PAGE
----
The opioid analgesics, commonly exemplified by morphine, represent the best option for the treatment of severe pain and for the management of chronic pain states, of both malignant and nonmalignant origin. It is well recognized that the prolonged use of opioids is associated with a requirement for ever-increasing doses in order to maintain pain relief at an acceptable and consistent level. This phenomenon is termed analgesic tolerance. While the concept that tolerance can develop as a result of cellular adaptations to the presence of the opioid has been proposed, it is now becoming abundantly clear that tolerance may also be related to a state of hyperalgesia that results from exposure to the opioid itself. Patients who receive long-term opioid therapy sometimes develop unexpected, abnormal pain. Similar paradoxical opioid-induced pain has been confirmed in a number of animal studies, even during the period of continuous opioid delivery. A number of recent studies have demonstrated that such pain may be secondary to neuroplastic changes that occur in the brain and spinal cord. One such change may be the activation of descending pain facilitation mechanisms arising from the rostral ventromedial medulla (RVM) elicited in part by increased activity of cholecystokinin (CCK) in the RVM. A cascade of pronociceptive events may follow, such as opioid-induced upregulation of spinal dynorphin levels that promotes enhanced input from primary afferent nociceptors. This mechanism appears to depend on intact descending pathways from the RVM, since interrupting this pathway abolishes enhanced abnormal pain. Furthermore, extended opioid exposure also can elicit increased calcitonin gene related peptide (CGRP) and substance P expression in the dorsal root ganglia. It is probable that increased pain elicited by opioids is a critical factor in the behavioral manifestation of opioid tolerance because the same manipulations that block abnormal pain also block antinociceptive tolerance. Taken together, such studies show that opioids elicit systems-level adaptations resulting in pain due to descending facilitation, upregulation of spinal dynorphin, and enhanced, evoked release of excitatory transmitters from primary afferents. These adaptive changes in response to sustained exposure to opioids indicate the need for the evaluation of the clinical consequences of long-term opioid administration. Additionally, these findings suggest a need for novel chemistry involving design of agents that may counteract opiate-induced neuroplastic adaptations resulting in pain relief without analgesic tolerance.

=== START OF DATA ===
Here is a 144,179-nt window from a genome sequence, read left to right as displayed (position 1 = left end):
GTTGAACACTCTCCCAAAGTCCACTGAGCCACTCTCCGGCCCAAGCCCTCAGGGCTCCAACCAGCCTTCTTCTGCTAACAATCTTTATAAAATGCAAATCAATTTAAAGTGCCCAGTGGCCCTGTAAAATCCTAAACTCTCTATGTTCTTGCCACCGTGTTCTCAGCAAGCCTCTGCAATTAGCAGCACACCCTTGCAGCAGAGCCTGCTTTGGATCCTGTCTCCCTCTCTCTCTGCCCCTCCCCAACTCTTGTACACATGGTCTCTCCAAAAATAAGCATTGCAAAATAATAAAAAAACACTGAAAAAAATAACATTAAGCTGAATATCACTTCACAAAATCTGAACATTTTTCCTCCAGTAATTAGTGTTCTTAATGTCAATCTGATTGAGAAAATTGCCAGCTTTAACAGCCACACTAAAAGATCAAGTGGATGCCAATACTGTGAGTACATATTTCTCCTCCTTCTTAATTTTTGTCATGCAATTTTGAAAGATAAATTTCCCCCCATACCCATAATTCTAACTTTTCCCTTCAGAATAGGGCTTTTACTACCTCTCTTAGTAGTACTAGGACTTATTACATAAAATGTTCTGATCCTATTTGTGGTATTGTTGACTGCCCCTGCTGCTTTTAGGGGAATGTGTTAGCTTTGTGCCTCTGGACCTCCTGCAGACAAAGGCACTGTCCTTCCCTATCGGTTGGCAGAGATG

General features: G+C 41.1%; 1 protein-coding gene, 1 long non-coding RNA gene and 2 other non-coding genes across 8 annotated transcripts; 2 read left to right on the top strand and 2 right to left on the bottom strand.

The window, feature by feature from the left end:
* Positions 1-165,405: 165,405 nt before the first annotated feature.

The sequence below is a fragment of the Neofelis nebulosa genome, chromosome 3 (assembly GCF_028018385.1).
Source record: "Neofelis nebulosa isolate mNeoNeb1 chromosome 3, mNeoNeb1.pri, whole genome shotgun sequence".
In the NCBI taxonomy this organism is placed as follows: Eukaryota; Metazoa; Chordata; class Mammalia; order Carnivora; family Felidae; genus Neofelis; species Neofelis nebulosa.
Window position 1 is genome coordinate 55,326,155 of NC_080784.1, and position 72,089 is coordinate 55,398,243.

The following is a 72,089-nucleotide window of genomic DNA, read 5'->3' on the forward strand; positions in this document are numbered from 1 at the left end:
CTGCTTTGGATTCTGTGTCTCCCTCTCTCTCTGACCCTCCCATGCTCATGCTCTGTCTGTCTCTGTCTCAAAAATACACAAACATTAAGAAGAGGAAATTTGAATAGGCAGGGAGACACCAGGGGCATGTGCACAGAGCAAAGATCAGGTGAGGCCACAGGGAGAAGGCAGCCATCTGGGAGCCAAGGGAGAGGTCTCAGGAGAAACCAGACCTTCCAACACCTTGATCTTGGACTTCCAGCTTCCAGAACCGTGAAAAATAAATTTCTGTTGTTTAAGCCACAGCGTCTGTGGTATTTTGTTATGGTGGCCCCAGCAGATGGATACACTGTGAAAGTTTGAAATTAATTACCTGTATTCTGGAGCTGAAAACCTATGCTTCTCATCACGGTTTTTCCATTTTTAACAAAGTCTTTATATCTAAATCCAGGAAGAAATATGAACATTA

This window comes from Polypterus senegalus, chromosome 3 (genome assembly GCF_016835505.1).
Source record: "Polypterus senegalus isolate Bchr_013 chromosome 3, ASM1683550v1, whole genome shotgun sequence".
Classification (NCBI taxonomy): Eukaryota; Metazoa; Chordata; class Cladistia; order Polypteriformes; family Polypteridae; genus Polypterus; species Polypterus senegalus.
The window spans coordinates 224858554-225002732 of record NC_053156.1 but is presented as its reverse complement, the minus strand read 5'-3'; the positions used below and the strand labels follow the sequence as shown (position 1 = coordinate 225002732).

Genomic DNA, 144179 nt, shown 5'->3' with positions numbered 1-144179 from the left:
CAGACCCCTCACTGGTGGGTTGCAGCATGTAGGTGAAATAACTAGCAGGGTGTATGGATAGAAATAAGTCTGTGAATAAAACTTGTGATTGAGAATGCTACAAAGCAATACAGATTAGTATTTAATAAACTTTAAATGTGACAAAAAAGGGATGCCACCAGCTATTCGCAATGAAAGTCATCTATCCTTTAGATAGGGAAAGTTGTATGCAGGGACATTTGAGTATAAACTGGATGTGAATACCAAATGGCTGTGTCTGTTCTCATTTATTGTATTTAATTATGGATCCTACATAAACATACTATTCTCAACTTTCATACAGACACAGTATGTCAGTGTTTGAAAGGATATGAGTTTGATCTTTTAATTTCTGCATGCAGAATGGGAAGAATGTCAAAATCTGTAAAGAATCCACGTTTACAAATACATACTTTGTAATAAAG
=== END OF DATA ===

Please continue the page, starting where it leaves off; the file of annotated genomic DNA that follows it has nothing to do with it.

Copyright 2005 Wiley Periodicals, Inc